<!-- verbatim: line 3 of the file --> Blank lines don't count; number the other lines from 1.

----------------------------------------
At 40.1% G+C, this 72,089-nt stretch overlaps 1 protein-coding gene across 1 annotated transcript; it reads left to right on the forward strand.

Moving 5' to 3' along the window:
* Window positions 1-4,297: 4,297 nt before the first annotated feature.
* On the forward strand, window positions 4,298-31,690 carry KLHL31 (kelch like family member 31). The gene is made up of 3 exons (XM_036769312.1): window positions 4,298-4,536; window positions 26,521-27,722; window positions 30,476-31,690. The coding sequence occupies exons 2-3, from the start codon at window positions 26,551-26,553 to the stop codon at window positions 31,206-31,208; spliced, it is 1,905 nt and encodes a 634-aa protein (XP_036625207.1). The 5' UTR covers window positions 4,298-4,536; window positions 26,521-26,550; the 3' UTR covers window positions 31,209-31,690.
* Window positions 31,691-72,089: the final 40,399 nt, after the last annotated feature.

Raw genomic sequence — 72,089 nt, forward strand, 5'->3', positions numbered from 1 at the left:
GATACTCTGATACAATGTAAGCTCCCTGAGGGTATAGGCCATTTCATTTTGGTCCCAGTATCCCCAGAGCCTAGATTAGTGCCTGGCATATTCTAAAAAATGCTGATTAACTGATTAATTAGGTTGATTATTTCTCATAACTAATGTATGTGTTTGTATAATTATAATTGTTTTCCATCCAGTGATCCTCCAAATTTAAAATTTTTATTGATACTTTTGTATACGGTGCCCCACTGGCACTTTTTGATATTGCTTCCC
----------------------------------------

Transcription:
* Window positions 1-4,297: 4,297 nt before the first annotated feature.